Upper Peninsula’s poet

MARQUETTE – Marquette resident Russell Thorburn is the first Upper Peninsula Poet Laureate, chosen by a panel of literary-minded experts from around the peninsula.

In hearing his name read recently as the winner from the group of finalists that also included noted writers Elinor Benedict, Randall R. Freisinger, Eric Gadzinski and Austin Hammill, several thoughts went Thorburn’s brain.

“All those years standing before sixth-graders and others flashed through my mind,” Thoburn said in an email. “Their poetry still goes through my head, poems that can be found in three anthologies published during residencies funded through the Michigan Council for Arts and Cultural Affairs (at Peter White Public Library). As an artist-in-residence for the Mojave National Preserve with my son (Gabriel), I experienced desolation, in search of narratives that could match his photography for our exhibit ‘Many Names Have Never Been Spoken Here.'”

That exhibit took place earlier this year in California as part of the Mojave National Preserve Artist Exhibit that showcased the photography of Gabriel Thorburn and the poetry of his father, who teaches writing and literature at Northern Michigan University.

“Now that the desert poetry has been completed, I have been writing about the Upper Peninsula in poems that imagine Walt Whitman swimming out to Ripley Rock, and other poets that mean much to me, like my early late mentor, Phil Legler. He wades out into Superior.”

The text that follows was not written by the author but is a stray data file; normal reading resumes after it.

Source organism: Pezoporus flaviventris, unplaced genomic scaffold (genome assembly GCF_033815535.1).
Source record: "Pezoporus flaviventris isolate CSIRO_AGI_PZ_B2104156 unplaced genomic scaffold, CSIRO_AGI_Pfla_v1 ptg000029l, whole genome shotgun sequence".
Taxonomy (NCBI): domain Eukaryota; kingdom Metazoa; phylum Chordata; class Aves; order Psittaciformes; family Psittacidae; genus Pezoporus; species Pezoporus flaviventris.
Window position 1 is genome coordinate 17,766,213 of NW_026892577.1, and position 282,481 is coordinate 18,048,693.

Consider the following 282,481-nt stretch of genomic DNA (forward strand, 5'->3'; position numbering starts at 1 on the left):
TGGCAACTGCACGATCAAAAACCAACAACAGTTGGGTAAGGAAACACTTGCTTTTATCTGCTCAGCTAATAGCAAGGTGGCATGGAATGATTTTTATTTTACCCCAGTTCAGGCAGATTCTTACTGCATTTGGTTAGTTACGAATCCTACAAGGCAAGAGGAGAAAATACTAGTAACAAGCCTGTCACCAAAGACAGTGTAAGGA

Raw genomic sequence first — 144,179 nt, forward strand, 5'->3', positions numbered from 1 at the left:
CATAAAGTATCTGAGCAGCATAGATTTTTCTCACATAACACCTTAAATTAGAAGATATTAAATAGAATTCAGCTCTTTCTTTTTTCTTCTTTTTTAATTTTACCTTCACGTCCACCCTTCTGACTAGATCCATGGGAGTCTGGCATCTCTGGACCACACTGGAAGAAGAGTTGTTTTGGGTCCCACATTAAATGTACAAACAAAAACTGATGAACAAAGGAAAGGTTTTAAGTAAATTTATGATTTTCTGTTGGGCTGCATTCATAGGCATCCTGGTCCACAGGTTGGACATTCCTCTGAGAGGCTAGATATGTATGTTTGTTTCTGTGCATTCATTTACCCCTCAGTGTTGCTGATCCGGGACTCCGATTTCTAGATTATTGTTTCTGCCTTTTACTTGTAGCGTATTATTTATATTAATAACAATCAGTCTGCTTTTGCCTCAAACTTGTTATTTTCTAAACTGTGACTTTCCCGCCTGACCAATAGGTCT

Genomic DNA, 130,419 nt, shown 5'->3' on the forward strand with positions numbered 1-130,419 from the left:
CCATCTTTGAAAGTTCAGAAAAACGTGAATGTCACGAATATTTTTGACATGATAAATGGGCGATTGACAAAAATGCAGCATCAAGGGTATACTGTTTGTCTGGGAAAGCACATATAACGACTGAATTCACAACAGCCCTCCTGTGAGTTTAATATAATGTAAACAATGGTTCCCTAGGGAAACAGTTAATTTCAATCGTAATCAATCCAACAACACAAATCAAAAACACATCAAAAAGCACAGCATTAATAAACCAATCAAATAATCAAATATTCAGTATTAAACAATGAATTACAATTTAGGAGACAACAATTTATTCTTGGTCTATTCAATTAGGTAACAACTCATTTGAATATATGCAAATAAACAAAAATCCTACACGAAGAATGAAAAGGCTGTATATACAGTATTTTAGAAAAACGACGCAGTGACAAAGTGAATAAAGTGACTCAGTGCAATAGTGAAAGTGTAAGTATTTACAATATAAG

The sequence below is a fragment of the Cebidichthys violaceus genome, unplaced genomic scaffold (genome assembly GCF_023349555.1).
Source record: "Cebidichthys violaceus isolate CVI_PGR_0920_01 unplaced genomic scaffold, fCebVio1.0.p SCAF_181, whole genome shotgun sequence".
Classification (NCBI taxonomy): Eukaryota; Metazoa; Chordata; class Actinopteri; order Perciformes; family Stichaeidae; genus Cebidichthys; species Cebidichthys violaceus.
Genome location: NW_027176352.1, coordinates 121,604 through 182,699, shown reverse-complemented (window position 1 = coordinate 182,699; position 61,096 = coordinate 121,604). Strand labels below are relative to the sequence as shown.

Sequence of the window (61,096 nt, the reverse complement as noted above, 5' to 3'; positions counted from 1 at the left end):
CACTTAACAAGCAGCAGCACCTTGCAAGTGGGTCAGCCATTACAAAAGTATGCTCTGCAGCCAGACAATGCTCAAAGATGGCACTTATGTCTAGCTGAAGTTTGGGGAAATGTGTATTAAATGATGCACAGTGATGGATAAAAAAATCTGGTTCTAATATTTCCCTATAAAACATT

Thorburn’s work is featured in a number of anthologies, including “Poems from Planet Earth,” which has British Columbia poets and others who read for the Planet Earth Poetry Series; “Woman in Metaphor,” which is California poets based in Los Angeles and the Palm Springs area who respond to the paintings of Stephen Linsteadt in poetry; and “Michigan Anthology,” published by New Issues Press.

However, he’s not part of “Way Up North,” a recently published anthology of U.P. poetry. A previous Mining Journal story incorrectly included him in that book.

The poet laureate post was explained this way earlier this year:

“Over 100 U.P. libraries, bookstores and writers were contacted for their nominations and these five received the most nominations,” said Ron Riekki, a noted author who is project coordinator. “The position is being created to honor a poet that regional bookstores, libraries and writers believe is of exceptional talent and who has been and will continue to be supportive of U.P. literature, especially poetry.

“With the awarding of the position, the hopes that – similar to the U.S. Poet Laureate position – the U.P. Poet Laureate will use the title for the further advancement of poetry in the region, leaving autonomy and creativity to the poet in any ideas they may have to help do so,” Riekki said.

Thorburn is looking forward to being in the post.

“I like the challenge as a poet laureate for such a large territory,” he said. “I am honored that my peers and librarians I have been working with for years chose me as the first to venture out, to find words spoken and unspoken in moments full of light and shadow, and life.

“It will be a great partnership, me and the Upper Peninsula, a place I first wandered to long ago in the seventies as a poet and musician, writing about life and love, creating music in both words and songs.”

A recent reading at the Oasis Gallery in Marquette featuring Thorburn, Jonathan Johnson, Claudia Drosen and Alex Gubbins is an example of how future events will be shaped, Thorburn said.

“Each of us wrote a poem based on one of Kyra Sido’s photos currently exhibited,” he said. “This event is a model of others to come: when artwork on the wall has an equal focus as poetry read.”

He also has another different sort of reading coming up at the Marquette Regional History Center, when the focus will be on Marquette’s imagined past of explorers and wanderers.

Renee Prusi can be contacted at 906-228-2500, ext. 253. Her email address is rprusi@miningjournal.net.